Herrmann?s The Death Hunt was amazing! It was a bold, frenzied, driven piece which featured fantastic horn parts. I loved hearing that aspect in particular because I play the horn, though I was forcefully reminded of how, er . . . inferior I am to these wonderful brass players. Williams had the horn section stand up for recognition after the piece which was nice.

After some more great Herrmann pieces came the ?Suite from Harry Potter.? This was probably what I was looking forward to most, and I was not disappointed. It was a dream to hear ?Fawkes the Phoenix? live, and the performance was very moving. ?Nimbus 2000? was enjoyable, but we all agreed afterwards that a full-orchestral rendition of the theme would?ve been much better. ?Harry?s Wondrous World,? the last HP piece, lived up to its name. This ended the first part of the program, and was a highlight for me.

Violinist Tamara Smirnova was the feature of the next section, and she played beautifully. The Far and Away piece was the arrangement from the Greatest Hits album, and was just gorgeous. I had now heard my two favorite themes (‘Far and Away’ and “Fawkes”) performed live, and I was very satisfied. I also loved the Fiddler o­n the Roof suite, as did the rest of audience. The Henry Mancini selections were very enjoyable, and very light as Neil said. I especially enjoyed the festive ?Overture to a Pops Concert,? the medley featuring Peter GunnBaby Elephant Walk, and The Pink Panther, the appropriately named ?Pennywhistle Jig,? and the always wonderful Moon River. The encores, The Raiders March and ?Flying? from E.T. were expected but a joy to hear. I made a quick exit o­nce I was sure there would be no more encores, and hurried down to meet the other JWFans in front of the door from which Williams would hopefully emerge. Again, Diskobolus was a great help, keeping us very confident that we were in the right place. After about twenty minutes or so Williams did step out, but it was to tell us that he would not be able to sign anything as he was very tired after having been up since early that morning. But he thanked us for coming, and stepping out to acknowledge us at all wasn?t something he had to do, so we were grateful for what we got. Kudos to FoxFan for both congratulating Williams o­n the honorary degree he had received that morning, and mentioning that we were from and just wanted a group picture with him. After hearing that we would be there the next night, he suggested doing the photo then, so we were encouraged.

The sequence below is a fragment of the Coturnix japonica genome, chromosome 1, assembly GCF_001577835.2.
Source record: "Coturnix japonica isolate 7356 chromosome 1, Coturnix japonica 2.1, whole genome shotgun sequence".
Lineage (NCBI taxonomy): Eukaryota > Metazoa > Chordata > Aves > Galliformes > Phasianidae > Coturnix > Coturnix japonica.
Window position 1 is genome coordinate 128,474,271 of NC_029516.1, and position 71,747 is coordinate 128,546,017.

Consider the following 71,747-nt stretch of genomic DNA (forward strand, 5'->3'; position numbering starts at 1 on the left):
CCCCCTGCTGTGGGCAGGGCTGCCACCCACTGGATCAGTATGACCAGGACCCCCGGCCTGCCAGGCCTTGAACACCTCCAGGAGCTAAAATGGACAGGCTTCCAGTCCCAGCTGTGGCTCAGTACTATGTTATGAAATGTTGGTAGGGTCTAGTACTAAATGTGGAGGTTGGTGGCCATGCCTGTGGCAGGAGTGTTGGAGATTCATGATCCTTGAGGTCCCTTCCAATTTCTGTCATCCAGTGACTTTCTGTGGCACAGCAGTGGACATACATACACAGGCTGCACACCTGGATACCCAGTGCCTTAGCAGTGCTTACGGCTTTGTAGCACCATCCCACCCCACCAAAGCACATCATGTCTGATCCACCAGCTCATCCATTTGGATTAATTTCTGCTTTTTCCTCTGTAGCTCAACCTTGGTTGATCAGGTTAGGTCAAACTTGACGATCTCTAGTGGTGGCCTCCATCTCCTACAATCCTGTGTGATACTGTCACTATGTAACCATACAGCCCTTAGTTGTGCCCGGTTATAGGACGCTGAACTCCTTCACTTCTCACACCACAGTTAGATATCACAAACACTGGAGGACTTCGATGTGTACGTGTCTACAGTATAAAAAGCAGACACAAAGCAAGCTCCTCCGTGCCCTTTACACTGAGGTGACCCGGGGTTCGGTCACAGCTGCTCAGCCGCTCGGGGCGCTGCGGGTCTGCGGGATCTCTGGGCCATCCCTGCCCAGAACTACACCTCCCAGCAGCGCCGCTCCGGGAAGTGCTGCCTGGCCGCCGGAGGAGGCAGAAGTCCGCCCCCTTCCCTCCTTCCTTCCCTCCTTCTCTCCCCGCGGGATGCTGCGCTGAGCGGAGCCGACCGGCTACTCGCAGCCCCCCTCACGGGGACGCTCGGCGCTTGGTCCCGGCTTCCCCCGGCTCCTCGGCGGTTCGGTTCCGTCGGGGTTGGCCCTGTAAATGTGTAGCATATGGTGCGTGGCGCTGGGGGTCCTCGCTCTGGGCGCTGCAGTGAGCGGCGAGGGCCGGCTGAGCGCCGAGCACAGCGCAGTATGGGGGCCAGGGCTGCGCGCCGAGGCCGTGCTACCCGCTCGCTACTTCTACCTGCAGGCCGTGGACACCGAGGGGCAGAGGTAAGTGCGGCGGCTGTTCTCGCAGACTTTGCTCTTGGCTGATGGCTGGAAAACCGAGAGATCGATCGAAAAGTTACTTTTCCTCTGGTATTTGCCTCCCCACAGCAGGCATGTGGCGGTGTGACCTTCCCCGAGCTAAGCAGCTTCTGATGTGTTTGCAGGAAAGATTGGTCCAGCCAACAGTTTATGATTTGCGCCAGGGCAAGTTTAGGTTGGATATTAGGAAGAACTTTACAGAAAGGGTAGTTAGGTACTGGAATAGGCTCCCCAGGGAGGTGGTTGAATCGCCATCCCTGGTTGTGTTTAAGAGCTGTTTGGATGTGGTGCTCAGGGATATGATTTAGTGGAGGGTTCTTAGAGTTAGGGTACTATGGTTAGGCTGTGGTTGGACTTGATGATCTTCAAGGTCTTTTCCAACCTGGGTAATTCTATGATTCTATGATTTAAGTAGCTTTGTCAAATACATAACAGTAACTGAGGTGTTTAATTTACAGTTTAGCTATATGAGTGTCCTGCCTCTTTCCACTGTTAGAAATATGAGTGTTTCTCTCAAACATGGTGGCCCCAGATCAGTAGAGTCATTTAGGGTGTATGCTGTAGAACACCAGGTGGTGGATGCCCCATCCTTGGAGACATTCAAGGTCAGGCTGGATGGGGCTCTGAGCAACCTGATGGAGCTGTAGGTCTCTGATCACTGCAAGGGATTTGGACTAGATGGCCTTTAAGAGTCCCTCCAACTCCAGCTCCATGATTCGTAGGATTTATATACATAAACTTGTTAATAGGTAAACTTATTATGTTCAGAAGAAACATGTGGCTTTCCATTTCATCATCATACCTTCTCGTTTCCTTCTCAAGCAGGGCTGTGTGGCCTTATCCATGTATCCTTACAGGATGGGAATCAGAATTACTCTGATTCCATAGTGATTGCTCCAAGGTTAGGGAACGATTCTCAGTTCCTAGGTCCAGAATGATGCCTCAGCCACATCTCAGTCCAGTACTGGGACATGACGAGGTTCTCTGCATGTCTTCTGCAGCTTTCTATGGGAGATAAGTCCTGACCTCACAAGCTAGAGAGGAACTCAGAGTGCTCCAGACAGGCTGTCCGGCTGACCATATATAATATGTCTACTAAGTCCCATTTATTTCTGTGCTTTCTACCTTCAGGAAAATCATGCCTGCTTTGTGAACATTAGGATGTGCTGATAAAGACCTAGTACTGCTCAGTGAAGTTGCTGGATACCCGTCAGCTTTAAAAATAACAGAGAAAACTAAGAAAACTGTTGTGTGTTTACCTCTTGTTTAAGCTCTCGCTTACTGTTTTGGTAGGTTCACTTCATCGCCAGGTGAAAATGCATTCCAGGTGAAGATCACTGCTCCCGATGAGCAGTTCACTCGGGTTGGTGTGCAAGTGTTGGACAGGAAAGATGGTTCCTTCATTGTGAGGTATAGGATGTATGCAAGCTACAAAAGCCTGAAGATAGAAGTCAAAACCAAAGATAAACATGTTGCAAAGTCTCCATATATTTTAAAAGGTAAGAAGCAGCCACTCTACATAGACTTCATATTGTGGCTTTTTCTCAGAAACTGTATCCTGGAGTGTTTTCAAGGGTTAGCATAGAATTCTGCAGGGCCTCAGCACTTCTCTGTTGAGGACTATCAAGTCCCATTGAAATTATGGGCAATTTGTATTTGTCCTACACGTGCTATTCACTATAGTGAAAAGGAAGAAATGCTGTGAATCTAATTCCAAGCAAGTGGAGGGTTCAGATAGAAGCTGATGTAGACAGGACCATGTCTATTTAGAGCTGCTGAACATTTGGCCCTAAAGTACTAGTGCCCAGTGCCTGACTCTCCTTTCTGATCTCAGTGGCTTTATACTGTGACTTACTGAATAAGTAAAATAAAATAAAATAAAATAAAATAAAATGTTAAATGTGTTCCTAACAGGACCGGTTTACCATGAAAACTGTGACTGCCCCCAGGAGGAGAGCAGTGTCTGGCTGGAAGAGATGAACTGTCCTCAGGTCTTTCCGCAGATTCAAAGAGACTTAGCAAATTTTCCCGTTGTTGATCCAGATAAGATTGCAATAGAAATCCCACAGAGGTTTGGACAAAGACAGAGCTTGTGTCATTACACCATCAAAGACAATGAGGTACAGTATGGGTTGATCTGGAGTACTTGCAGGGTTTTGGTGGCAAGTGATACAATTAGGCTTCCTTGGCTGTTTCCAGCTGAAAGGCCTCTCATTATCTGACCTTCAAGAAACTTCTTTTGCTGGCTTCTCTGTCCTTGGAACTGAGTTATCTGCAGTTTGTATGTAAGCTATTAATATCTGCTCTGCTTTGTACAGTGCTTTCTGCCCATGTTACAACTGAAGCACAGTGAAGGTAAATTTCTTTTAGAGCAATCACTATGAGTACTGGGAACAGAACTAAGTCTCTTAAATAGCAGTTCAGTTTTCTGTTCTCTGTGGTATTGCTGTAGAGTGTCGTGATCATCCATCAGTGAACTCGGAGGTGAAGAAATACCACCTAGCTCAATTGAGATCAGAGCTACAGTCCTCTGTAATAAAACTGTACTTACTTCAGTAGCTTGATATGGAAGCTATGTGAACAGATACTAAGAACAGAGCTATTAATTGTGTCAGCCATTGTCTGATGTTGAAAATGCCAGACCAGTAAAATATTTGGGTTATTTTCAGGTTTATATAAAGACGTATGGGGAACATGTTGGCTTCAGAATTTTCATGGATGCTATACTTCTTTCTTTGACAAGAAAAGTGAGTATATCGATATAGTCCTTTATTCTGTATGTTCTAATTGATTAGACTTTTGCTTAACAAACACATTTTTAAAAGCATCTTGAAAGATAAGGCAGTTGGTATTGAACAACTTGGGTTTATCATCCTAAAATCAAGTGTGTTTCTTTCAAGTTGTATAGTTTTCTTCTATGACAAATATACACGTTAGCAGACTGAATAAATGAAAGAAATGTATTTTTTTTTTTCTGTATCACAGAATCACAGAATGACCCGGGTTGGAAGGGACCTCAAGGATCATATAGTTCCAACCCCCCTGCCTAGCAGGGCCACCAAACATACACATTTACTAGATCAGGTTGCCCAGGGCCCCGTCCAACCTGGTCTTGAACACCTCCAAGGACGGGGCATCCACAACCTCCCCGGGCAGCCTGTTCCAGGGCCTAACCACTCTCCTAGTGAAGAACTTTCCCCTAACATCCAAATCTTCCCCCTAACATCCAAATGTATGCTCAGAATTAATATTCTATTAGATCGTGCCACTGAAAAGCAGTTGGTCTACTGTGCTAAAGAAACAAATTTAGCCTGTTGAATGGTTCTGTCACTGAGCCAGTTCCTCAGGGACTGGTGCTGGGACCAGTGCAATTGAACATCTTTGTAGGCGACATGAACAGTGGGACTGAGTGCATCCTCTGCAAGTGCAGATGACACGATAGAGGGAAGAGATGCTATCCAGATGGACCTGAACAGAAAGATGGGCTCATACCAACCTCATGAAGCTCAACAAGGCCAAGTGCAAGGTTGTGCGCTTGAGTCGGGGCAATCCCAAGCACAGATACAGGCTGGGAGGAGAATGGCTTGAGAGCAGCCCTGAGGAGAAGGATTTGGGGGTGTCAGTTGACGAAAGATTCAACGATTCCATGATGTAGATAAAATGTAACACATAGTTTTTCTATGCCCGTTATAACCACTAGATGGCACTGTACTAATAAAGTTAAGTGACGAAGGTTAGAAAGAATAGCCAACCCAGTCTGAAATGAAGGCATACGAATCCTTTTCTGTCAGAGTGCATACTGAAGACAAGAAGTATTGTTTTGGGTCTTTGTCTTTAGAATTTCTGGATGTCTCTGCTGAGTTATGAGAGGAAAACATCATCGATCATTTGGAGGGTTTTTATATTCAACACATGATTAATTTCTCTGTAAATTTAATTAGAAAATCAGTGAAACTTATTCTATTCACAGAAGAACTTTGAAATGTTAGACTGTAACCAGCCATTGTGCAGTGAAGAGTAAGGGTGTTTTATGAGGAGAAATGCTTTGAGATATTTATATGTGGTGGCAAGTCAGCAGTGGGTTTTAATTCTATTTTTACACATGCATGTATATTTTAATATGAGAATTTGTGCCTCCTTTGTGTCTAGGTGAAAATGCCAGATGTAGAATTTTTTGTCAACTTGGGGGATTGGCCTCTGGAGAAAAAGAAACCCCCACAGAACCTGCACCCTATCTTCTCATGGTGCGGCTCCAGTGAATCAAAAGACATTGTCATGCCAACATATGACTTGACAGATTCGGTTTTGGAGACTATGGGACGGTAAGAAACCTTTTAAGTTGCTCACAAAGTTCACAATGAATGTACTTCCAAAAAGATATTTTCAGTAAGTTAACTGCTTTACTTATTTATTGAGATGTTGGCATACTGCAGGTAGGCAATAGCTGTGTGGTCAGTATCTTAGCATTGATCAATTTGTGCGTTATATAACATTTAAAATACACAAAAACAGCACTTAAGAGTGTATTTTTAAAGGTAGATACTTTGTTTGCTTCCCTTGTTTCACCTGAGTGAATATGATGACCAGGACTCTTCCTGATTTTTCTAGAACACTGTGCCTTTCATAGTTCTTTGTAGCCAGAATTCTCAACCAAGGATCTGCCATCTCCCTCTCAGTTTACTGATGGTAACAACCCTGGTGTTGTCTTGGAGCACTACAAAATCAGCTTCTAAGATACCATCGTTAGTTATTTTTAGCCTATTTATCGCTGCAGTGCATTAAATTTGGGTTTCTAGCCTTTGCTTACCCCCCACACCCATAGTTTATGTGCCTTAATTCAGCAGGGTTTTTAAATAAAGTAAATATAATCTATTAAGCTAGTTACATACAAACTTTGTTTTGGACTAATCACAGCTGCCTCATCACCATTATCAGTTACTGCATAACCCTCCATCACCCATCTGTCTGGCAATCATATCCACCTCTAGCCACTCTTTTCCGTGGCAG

May 22 Concert

This time I sat all the way o­n the right in the second balcony, seat A-1, so I was directly above the orchestra. It was a fantastic view, which will hopefully be clear in the photos I post tomorrow. The program for Saturday was somewhat the same as Friday, but without the Williams. It was still very enjoyable though, and the highlights of the new pieces for me were the Hitchcock/Herrmann collaborations. Psycho actually seemed a little lackluster, but it was not taken at a snail?s space as some re-recordings are, which was a plus. The montage of clips was just horrible; horrible in concept, horrible in editing, and horrible in execution. This last aspect is apparent in Neil?s mention of the technical difficulties. Williams of course handled this with grace, making the audience chuckle with his comment that this sort of thing always happens in Hollywood. ?Scene D?Amour? from Vertigo is a great romantic piece that was performed beautifully, and I enjoyed the ?Prelude? from North by Northwest. Again, however, the video accompaniment was unnecessary. The singers for the Mancini portion, Brian Stokes Mitchell and Monica Mancini, were very good. I especially enjoyed Ms. Mancini?s performance of ?Music o­n the Way,? a song based o­n music by her late father Henry Mancini that she performed to a montage of clips of Mancini and his family. The encores were ?Raiders? again, and The Stars and Stripes Forever instead of ‘E.T.’ Diskobolus and I had joked about screaming ?For the love of God, play Buckbeak!!!? but we were correct in assuming it was a lost cause.

Sunday was definitely bittersweet. We had parted ways with Renovia the night before, and after breakfast we lost another as Neil and I said goodbye to Diskobolus outside of the subway. Finally, Neil and I separated at the airport, and the Official Boston JWFan Meeting ended. I got pretty sad sitting alone in the airport, missing everyone already. But I was also so happy to have been able to meet everyone and have such a great weekend. I wouldn?t have thought so before the trip, but now I wholeheartedly believe that this must become an annual event, hopefully adding more members each time.